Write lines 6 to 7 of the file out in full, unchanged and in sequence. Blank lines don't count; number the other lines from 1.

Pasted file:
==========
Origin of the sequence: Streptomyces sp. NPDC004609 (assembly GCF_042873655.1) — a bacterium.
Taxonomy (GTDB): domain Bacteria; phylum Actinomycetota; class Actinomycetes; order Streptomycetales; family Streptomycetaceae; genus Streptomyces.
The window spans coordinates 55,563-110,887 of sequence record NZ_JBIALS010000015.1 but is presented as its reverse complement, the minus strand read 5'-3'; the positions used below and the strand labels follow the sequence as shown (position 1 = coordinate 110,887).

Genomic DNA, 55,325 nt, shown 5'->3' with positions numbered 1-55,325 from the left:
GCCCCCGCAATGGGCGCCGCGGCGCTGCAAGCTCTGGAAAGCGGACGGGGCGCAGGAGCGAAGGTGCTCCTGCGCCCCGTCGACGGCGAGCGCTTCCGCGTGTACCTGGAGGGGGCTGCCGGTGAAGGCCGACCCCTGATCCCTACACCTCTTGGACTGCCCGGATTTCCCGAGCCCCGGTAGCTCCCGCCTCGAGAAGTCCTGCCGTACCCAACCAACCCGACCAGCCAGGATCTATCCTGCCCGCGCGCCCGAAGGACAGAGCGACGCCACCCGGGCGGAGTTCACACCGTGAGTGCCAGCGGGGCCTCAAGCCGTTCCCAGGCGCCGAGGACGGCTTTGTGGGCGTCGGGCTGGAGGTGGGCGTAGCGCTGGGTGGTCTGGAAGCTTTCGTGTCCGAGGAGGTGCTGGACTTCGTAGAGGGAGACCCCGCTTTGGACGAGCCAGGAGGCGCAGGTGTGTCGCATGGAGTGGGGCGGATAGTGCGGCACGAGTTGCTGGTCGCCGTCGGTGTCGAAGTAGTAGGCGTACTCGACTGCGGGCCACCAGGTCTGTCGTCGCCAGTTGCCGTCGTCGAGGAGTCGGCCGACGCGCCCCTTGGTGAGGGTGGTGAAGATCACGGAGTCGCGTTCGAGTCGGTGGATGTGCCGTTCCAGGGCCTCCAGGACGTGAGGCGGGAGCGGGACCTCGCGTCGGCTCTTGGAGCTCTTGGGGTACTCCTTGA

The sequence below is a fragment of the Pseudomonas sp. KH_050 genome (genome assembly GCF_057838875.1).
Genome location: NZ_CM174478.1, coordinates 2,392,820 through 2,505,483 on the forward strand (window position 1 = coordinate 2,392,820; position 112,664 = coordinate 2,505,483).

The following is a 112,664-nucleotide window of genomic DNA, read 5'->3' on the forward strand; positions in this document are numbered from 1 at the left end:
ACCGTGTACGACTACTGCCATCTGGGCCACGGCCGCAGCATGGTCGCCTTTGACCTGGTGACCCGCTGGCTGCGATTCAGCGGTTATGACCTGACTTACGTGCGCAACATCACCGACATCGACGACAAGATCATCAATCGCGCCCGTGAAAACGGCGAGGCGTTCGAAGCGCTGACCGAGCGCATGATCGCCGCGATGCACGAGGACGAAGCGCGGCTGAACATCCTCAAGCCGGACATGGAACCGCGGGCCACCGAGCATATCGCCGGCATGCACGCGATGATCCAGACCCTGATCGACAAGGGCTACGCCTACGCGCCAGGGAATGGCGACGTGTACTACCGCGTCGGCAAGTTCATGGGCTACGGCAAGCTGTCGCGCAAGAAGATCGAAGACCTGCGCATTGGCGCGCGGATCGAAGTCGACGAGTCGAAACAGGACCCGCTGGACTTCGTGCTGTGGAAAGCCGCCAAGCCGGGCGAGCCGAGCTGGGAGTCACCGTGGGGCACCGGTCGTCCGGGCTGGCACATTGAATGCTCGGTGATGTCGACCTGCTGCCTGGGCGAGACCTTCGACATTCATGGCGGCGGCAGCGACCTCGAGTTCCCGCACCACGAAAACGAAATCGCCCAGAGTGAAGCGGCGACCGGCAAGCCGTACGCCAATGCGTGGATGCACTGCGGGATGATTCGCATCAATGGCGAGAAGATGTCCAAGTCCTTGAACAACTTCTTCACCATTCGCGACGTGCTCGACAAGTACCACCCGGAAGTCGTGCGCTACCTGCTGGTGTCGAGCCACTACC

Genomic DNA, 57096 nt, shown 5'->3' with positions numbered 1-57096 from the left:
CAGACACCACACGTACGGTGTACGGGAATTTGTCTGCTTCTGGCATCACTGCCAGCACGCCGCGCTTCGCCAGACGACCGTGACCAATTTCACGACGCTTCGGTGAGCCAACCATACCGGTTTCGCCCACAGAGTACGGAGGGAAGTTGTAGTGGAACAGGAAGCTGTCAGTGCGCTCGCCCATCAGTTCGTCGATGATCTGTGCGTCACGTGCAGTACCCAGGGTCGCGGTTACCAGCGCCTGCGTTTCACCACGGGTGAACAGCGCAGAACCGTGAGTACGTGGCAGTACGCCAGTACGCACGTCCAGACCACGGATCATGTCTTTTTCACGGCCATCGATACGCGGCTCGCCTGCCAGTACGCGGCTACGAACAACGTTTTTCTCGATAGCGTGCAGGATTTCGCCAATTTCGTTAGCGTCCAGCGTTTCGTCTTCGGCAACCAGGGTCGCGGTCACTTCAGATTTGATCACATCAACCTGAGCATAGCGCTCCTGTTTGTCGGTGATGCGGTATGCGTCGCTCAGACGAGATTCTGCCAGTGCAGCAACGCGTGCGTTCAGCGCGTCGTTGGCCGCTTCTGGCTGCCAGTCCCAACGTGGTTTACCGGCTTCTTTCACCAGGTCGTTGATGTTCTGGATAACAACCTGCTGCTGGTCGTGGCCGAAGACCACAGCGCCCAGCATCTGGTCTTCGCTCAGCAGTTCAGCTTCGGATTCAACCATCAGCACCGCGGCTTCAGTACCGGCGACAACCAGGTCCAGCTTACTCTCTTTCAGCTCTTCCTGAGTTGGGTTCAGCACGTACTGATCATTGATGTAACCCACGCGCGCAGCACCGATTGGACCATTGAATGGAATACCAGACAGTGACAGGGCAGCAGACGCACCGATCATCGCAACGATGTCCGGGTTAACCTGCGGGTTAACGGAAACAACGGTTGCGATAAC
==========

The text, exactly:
The sequence below is a fragment of the Pseudomonas sp. KH_050 genome (genome assembly GCF_057838875.1).
Genome location: NZ_CM174478.1, coordinates 2,392,820 through 2,505,483 on the forward strand (window position 1 = coordinate 2,392,820; position 112,664 = coordinate 2,505,483).